2006-09-28 / News

There's still time to paint your home's exterior

By Roger Marshall

Before it gets too cold, check the paintwork around your house. Does it need a touch up? Are any signs of rot showing up? Is the paint flaking? If you see any signs of deterioration of the paint layer, its time to get out the old brush and paint can. First, inspect the job carefully. Rotting wood will require more work than flaking paint, which will require more work than a few dirty marks.

If you have rotting wood, the only way to fix the problem is to cut the rotted material out and replace it. Anything less will give you problems down the road. Before you install the new wood, undercoat it so that you don't have to do it again when it is in place. I like to bed any new wood in epoxy so that it will not break off or rot, but that's just a personal preference.

If you have flaking paint, simply scrape it off, sand the edges back and repaint with primer. I prefer an oil based primer coat thinned slightly so that it penetrates deeply into the wood. Once that primer coat is dry - especially over knots - the wood can be repainted with a full strength primer coat and left to dry. The top coat is usually an outdoor latex paint applied in dry weather when

daytime temperatures are over 50 degrees. If you apply paint on high-humidity days it may eventually flake off.

The best brush to use is a good one, not a cheap chip brush unless you are applying undercoat and don't want to wash out oil-based primer. A moderately good brush lets you put a full load of paint on the surface, doesn't shed hairs, and leaves a nice finish. Chip brushes tend to shed hairs and don't hold a lot of paint. Sponge brushes are OK for small applications but if you're going to paint the entire house, a sponge brush will fall apart fairly quickly. I prefer to use a 4-inch-wide brush, with 2-inch slant-tip for narrow trim, cutting in and around windows, but you can also use a roller for large areas. If you don't like the finish that a roller gives you, roll the paint on and then work it over with a dry brush to get a better finish. This technique is known as "roll and tip." You can also use a sprayer for painting large areas, but you should mask off windows and doors before spraying. Remember, too, a sprayer applies a thinner coat of paint than a brush and one that may also have to be thinned to enable it to be sprayed, so you will need to apply at least two coats if you are spraying.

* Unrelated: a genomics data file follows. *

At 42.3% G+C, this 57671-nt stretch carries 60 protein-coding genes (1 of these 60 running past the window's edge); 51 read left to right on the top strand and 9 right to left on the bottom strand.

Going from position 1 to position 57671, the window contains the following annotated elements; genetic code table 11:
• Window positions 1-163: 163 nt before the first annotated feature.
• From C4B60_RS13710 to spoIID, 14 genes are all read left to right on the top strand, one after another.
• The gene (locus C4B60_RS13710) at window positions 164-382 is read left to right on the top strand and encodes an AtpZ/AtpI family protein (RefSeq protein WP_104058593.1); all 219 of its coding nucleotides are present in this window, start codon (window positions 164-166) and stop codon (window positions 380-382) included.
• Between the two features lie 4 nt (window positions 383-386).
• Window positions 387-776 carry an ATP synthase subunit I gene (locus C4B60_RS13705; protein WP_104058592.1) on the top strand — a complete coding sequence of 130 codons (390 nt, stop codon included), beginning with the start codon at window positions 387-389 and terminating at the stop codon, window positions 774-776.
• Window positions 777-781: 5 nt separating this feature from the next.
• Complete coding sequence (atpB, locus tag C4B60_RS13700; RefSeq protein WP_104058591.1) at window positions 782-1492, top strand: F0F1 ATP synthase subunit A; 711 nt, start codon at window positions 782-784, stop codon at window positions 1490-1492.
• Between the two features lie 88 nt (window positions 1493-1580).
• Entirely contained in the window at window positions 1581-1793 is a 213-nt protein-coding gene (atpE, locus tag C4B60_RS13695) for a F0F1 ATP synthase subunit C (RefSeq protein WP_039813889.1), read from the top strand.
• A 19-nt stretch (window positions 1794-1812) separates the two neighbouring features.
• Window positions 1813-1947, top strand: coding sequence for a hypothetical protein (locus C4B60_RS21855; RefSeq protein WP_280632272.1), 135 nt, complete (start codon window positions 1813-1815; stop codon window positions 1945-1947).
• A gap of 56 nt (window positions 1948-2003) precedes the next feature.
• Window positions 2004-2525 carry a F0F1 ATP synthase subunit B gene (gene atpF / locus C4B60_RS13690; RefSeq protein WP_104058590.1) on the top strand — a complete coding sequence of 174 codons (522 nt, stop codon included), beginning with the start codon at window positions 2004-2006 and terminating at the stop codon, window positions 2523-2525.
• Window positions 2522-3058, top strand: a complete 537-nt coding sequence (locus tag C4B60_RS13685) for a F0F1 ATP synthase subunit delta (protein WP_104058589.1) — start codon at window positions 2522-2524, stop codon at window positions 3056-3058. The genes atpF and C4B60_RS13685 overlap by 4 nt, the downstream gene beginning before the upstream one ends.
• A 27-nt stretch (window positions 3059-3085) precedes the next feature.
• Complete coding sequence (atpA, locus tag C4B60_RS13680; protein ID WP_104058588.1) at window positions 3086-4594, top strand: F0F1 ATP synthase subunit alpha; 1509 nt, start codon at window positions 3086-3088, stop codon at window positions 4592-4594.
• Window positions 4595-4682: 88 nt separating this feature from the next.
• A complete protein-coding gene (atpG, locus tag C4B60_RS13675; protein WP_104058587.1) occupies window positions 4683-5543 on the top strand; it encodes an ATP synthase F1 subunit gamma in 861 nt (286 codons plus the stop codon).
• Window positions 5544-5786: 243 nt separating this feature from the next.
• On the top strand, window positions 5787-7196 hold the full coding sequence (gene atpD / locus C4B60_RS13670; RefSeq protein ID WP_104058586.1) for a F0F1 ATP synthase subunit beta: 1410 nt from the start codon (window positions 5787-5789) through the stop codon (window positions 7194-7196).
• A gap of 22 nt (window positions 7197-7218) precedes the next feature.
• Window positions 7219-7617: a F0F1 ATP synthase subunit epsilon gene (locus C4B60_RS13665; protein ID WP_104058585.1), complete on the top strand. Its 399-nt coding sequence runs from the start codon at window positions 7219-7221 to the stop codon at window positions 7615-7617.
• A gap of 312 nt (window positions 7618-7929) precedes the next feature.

If you have to use a ladder, a few safety tips are in order. Make sure the paint, scraper, brushes, and you are secured properly. It's not for nothing that they say its bad luck to walk under a ladder. A falling can of paint can spoil your entire day! When setting your ladder

against the wall, try to put it at about a 60to 70-degree angle. Putting the base too near the wall can result in the ladder tipping over backwards like one of those old movies where the Indians always get tipped backwards off fort walls.

Use latex gloves and wear old clothes when painting. No matter how hard I try to keep paint off me, I get it all over me. I also use a painter's hat, because I know that if I have just painted the underside of an eave I will stand up and make a hair pattern in the new paint as soon as it is done. Use a drop cloth to keep paint splatters from falling on decks, stairs, cars or anything else. Newspapers don't work too well when the breeze gets up. Also be very wary of using a dropcloth on a roof or sloping surface. A dropcloth can make the surface slippery and I need every reader I can get!

Return to top